Indiana. A series of articles in the Indianapolis Star profiled the towns of Delphi and Logansport in Indiana. Each town has a meatpacking plant, Delphi is home to Indiana Packers and there is an IBP Inc. meatpacking plant in Logansport, a city of 5,000 that is 20 miles away. Both companies depend heavily on Mexican workers to work on the cutting floor of their meatpacking plants. IBP employs recruiters in Mexico, although most of the employees from outside Indiana learn about jobs in Indiana by word of mouth. Plant officials believe that more than 50 percent of IBP's 1,650 employees are Hispanic and Indiana Packers report that between 30 and 40 percent of their 1,300 workers are Hispanic.

An undocumented worker at the Indiana Packers plant said she believed that the company preferred undocumented workers because they did not complain when asked to stand for their eight-hour shift, with one 15-minute break in the morning and a 30-minute lunch period. Every eight to 12 seconds, another carcass or another piece of meat has to be cut, sliced or trimmed on the disassembly line.

Changes in meatpacking workforces are soon evident in schools. In Logansport, 25 Hispanic children, most Mexicans, enrolled in the local school system in 1996 after IBP reopened the packing plant. Teachers say they were overwhelmed by the task of teaching so many children who knew so little English. In the 1999-2000 school year, there are 450 Hispanic students enrolled in the district's seven schools, which have a total 3,900 students. An estimated $1 million is spent to provide special instruction and services for the students in Logansport. The schools also receive $325,000 in federal migrant education funds, since the ME program defines meatpacking jobs as agricultural, making the 363 children of meatpacking workers who moved into the area eligible for supplemental services.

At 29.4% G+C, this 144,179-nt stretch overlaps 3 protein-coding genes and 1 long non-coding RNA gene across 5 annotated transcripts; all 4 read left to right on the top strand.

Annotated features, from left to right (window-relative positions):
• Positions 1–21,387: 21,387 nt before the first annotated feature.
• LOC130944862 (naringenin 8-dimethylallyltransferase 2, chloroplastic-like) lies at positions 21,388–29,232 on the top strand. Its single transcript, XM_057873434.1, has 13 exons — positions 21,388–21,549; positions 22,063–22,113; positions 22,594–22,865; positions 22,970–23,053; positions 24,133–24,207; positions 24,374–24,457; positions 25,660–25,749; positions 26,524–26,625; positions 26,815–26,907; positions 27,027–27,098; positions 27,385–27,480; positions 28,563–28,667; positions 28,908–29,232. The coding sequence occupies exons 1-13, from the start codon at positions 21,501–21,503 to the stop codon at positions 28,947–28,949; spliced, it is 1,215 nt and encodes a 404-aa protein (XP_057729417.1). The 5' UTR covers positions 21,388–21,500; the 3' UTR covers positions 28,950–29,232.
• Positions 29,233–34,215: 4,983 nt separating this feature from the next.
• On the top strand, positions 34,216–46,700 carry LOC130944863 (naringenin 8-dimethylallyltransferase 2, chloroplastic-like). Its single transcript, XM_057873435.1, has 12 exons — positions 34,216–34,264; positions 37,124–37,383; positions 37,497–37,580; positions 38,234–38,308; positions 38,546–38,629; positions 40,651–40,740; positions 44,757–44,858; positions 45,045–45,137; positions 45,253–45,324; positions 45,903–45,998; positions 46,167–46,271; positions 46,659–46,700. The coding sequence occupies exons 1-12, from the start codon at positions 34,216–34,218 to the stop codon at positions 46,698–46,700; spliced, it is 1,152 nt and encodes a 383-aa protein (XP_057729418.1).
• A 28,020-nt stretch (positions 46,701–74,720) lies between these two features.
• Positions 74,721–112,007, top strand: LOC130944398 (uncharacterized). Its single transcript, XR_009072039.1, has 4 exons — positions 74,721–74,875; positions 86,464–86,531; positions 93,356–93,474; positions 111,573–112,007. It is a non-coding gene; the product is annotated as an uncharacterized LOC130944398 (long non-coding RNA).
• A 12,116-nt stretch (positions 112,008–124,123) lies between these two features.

The Justice Department's Community Relations Office has helped to mediate several disputes between immigrants and established residents. For more information:

Minnesota. The Hmong, an ethnic minority in Laos that sided with the US during the Vietnam War, were accepted as refugees in the US after the Communists prevailed in Southeast Asia. When they arrived in the US, the Hmong were dispersed. However, many Hmong are migrating from where they were settled to St Paul, Minnesota, responding to state policies designed to speed their employment and integration, leading Hmong to say: "Minnesota: cold winter, warm heart." There are about 15,000 Hmong in St Paul and 60,000 in Minneapolis.

Many Hmong originally settled in Fresno county, California, but their number dropped from 35,000 in 1998 to 22,000 in 2000, largely because unemployment remains over 10 percent and new welfare rules limit assistance. Hmong in Minnesota also have above-average levels of welfare dependency, and there are Hmong gangs.